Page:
Collection at the Boston Athenaeum, one copy with the scarce Index volume, 
and the other copy is one of 55 copies printed on special paper.

-A nice copy of the hard-to-find 1930 catalog of the Harding Collection of 
Antique Irish Glass.

-Hopkins and Cox's pioneering 1936 book on West New Jersey furniture, 
limited to 300 copies.

-An unusual 1951 study of gold beating.

-A nice copy of John Langdon's scholarly study of Colonial American 
silversmiths who fled to Canada after the American Revolution, limited to 
350 copies.

-A very scarce 1903 pamphlet on the "fake" jewelry trade in New York.

-A nice set of the 1929 and 1932 editions of Prime's books on the Arts & 
Crafts of Philadelphia, Maryland and South Carolina, limited to 500 and 400 

-A copy of Gisela Richter's 1937 monograph on the "Etruscan" Terra Cotta 
Warriors at the Metropolitan Museum of Art, limited to 500 copies (see 
below for a link to an extended story about these infamous fakes).

-A beautiful copy of Frederic Fairchild Sherman's 1930 study of early 
American portrait painting, limited to 250 copies.

-A scarce 1816 catalog of intaglios and paste cameos, issued by William Tassie.

-An interesting 1933 study of the long-lost Wealden glass industry, limited 
to 500 copies.

-several interesting decorative arts theses, touching on early American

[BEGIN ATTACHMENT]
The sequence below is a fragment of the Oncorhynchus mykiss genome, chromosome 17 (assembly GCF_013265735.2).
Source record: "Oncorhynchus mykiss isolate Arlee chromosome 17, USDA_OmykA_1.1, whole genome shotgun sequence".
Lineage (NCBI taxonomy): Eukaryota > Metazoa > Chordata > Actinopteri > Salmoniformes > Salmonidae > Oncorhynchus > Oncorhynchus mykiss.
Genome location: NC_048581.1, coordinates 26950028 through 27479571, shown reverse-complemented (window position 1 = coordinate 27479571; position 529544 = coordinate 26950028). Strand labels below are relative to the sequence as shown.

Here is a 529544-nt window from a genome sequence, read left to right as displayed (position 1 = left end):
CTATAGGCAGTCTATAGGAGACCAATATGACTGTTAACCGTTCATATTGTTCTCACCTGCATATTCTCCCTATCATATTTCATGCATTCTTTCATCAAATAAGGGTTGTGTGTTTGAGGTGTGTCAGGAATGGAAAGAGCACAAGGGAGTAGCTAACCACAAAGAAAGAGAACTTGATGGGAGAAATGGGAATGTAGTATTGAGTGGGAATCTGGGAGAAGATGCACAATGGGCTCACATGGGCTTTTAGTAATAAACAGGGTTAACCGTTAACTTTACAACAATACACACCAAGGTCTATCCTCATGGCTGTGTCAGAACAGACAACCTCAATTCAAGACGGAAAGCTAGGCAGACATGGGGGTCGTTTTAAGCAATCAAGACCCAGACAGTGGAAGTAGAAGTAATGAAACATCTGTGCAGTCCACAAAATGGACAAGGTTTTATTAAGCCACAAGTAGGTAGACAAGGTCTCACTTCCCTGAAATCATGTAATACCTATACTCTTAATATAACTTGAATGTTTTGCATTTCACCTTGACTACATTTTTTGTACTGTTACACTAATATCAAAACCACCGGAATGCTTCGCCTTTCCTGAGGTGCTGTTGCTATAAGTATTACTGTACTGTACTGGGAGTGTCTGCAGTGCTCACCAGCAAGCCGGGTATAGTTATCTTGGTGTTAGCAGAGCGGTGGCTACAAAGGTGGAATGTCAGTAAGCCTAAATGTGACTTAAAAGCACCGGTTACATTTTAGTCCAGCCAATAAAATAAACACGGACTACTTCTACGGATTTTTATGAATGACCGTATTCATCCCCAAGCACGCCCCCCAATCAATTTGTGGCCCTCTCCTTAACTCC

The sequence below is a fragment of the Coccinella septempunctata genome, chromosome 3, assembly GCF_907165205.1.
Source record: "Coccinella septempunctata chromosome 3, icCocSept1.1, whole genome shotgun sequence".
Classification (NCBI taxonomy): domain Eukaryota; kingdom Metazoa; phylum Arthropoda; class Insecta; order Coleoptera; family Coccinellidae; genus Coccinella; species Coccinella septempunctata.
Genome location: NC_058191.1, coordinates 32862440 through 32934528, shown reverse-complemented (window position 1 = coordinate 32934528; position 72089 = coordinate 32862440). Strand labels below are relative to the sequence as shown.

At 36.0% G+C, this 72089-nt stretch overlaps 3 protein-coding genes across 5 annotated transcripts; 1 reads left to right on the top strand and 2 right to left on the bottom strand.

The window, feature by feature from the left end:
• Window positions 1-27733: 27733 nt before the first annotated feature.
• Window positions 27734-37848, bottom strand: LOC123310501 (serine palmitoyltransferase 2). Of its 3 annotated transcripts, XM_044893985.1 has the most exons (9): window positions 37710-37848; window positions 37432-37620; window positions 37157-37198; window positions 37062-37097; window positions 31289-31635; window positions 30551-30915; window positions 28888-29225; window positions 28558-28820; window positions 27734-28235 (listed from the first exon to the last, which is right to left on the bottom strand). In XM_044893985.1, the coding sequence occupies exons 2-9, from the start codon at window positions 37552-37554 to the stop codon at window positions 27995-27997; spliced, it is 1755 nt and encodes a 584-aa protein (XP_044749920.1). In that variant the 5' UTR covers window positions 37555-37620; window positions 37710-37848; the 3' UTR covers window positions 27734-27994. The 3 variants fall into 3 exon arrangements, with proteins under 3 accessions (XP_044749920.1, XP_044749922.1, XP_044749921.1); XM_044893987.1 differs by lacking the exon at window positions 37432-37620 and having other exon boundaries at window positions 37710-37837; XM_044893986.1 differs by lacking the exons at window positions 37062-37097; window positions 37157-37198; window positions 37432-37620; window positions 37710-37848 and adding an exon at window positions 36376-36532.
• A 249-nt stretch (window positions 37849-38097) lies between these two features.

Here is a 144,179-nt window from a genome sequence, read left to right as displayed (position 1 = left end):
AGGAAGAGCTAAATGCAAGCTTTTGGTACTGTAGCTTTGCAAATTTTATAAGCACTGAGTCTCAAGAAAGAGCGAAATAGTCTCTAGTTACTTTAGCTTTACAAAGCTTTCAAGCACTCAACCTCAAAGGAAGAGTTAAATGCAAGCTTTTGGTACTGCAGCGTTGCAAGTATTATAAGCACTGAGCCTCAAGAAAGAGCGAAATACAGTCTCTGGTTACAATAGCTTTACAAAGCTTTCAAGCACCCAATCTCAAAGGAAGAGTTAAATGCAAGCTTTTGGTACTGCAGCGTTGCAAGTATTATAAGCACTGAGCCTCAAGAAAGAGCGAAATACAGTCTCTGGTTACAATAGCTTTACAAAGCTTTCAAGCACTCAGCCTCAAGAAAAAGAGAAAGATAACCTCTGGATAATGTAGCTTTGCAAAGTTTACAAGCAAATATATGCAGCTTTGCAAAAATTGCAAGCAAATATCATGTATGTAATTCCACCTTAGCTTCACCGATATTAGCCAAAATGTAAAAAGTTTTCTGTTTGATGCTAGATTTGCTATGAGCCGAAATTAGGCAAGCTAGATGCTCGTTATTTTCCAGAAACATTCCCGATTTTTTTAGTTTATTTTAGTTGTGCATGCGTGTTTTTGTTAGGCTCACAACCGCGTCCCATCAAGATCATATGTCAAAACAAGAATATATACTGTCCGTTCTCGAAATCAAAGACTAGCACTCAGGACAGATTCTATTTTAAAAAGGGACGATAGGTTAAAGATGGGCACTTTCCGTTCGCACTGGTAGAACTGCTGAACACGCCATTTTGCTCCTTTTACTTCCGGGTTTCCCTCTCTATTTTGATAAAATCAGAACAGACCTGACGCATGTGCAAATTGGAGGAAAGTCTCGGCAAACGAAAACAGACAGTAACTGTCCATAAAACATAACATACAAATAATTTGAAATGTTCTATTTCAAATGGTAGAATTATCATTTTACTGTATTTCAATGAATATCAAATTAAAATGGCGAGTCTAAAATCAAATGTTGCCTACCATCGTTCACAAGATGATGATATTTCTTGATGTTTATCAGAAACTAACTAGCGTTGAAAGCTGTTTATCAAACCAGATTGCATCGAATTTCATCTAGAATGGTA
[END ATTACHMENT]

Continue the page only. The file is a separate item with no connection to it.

furniture and silver.

And much more!

- - - - - - - NEW SUBJECT CATALOG - - - - - - - -


We have just released our latest subject-matter catalog, "Books on Ceramics 
Part One [a-k], which features 101 books and catalogs on pottery and 
porcelains and all things breakable... Request your free copy of this 
printed catalog today, and we will also be sure to send you Part Two when 
it is released shortly.

- - - - - - - - - - - - - - - - - - - - - - - - - - - - - - - - - -

We recently came across a story that in the 1960s the staff at a certain 
major London auction house became bored by the many anonymous Old Masters 
they had to catalogue. They took to calling these unidentified paintings 
"orphans", and then one day someone referred to a picture as "a real 
bastard". And so the famous and hitherto-unknown French master La Bâtarde 
was born...

- - - - - - - - NEW FEATURE ON THE WEBSITE - - - - - - - -

Between 1915 and 1921 the Metropolitan Museum of Art purchased three 
extraordinary ancient Etruscan terra cotta warriors... in fact, they were a 
bit too extraordinary. The warriors were, in fact, fakes, carried out on a